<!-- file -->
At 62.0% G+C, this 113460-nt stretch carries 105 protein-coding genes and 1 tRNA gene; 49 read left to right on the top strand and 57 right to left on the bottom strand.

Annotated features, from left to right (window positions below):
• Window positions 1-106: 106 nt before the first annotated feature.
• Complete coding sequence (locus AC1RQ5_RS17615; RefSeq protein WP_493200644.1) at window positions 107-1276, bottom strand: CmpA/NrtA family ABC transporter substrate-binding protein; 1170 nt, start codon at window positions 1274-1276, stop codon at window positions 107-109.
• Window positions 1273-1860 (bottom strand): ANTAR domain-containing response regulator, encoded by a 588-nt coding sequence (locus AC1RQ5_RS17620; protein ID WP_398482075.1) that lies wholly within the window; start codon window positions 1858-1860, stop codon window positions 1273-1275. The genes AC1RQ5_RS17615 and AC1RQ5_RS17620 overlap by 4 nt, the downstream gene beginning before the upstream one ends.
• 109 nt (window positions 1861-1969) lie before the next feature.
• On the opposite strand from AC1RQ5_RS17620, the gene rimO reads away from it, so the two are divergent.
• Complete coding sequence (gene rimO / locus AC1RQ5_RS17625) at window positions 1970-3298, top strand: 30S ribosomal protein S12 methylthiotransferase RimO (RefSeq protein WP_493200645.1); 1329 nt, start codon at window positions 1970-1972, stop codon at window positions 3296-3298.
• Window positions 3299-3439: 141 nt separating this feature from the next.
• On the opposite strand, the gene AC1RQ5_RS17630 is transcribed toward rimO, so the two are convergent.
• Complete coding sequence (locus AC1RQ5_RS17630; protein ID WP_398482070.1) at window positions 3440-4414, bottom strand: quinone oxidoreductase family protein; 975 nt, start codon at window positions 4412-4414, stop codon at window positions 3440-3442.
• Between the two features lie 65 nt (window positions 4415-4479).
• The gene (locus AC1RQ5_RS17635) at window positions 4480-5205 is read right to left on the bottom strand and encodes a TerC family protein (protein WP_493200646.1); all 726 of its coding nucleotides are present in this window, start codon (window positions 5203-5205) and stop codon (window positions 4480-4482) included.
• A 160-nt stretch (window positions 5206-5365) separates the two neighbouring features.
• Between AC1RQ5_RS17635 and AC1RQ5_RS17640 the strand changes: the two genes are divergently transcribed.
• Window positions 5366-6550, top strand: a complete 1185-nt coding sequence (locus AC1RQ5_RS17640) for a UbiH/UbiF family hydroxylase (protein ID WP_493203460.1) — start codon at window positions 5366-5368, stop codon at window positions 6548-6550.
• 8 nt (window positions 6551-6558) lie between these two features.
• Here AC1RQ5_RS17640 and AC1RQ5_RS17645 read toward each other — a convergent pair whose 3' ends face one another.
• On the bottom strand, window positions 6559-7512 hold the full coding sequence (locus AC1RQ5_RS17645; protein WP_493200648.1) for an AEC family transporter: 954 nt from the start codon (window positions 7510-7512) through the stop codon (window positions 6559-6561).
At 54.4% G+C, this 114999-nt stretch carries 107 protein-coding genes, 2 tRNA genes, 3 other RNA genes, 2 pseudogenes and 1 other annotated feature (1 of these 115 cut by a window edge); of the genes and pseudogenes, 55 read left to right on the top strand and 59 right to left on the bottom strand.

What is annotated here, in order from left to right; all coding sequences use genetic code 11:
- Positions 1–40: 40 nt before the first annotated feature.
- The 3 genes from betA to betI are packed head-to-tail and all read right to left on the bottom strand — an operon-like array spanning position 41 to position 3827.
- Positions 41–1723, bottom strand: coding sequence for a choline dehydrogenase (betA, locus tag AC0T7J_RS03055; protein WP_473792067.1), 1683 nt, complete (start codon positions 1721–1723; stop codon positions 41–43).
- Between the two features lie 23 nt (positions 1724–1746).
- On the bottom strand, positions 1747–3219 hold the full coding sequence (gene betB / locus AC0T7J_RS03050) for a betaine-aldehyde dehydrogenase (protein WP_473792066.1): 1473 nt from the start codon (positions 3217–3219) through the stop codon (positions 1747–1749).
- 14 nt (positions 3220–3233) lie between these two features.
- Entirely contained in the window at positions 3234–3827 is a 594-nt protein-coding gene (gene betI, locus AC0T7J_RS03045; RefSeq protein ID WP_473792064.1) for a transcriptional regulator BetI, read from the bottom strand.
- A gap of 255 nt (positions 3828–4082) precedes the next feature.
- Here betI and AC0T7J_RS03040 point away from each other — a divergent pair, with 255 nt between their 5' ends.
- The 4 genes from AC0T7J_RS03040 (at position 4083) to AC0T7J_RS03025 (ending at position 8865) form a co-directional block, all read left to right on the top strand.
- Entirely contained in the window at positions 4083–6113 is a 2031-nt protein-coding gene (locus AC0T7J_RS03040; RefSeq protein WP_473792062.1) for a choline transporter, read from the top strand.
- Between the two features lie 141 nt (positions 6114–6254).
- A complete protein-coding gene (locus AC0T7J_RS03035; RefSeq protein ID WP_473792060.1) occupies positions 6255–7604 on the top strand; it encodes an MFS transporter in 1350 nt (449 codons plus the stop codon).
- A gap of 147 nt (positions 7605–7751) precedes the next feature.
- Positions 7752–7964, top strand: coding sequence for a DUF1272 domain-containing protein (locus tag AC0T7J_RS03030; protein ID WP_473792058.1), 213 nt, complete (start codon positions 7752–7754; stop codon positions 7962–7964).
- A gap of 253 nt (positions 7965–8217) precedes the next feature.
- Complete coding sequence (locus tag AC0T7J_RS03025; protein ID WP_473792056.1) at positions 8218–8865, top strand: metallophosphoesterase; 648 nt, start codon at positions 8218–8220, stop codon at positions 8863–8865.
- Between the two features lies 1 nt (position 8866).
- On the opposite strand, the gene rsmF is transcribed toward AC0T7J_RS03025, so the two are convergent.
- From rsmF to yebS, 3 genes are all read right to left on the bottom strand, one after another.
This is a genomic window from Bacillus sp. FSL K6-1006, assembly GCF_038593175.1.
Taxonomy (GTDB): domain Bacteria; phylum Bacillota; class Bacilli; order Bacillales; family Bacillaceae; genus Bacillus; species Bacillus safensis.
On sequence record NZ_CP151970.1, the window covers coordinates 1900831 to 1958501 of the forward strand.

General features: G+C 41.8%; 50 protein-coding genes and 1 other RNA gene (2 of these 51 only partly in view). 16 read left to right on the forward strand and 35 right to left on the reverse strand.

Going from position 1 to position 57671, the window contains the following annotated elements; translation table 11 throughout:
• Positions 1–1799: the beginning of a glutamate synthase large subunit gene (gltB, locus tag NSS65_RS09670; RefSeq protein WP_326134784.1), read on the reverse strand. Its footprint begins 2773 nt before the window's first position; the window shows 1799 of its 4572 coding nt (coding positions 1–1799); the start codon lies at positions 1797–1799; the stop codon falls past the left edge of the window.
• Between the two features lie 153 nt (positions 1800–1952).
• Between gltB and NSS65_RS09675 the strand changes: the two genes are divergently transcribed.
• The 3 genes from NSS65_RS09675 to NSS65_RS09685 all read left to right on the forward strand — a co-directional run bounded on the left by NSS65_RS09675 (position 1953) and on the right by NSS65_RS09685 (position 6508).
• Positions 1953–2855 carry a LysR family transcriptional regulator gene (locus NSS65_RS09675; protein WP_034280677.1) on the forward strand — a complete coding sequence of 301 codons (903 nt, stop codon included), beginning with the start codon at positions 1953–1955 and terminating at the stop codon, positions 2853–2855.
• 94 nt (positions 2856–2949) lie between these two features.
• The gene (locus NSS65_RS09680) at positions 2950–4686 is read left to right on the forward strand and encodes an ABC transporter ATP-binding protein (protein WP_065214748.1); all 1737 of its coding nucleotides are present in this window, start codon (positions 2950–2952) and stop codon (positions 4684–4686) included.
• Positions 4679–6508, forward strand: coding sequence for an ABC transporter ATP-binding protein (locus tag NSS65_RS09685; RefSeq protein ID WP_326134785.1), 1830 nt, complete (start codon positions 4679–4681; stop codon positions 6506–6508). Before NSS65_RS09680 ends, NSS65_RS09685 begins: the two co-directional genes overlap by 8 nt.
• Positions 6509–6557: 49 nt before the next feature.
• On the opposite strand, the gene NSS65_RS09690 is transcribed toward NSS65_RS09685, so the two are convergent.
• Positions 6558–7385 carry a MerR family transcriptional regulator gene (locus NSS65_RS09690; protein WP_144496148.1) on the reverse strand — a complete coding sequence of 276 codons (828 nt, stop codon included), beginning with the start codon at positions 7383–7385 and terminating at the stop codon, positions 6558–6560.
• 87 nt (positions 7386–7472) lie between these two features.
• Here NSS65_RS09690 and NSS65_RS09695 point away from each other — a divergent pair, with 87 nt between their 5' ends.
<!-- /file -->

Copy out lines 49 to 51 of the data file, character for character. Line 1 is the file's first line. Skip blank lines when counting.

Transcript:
• Between gltB and NSS65_RS09675 the strand changes: the two genes are divergently transcribed.
• The 3 genes from NSS65_RS09675 to NSS65_RS09685 all read left to right on the forward strand — a co-directional run bounded on the left by NSS65_RS09675 (position 1953) and on the right by NSS65_RS09685 (position 6508).
• Positions 1953–2855 carry a LysR family transcriptional regulator gene (locus NSS65_RS09675; protein WP_034280677.1) on the forward strand — a complete coding sequence of 301 codons (903 nt, stop codon included), beginning with the start codon at positions 1953–1955 and terminating at the stop codon, positions 2853–2855.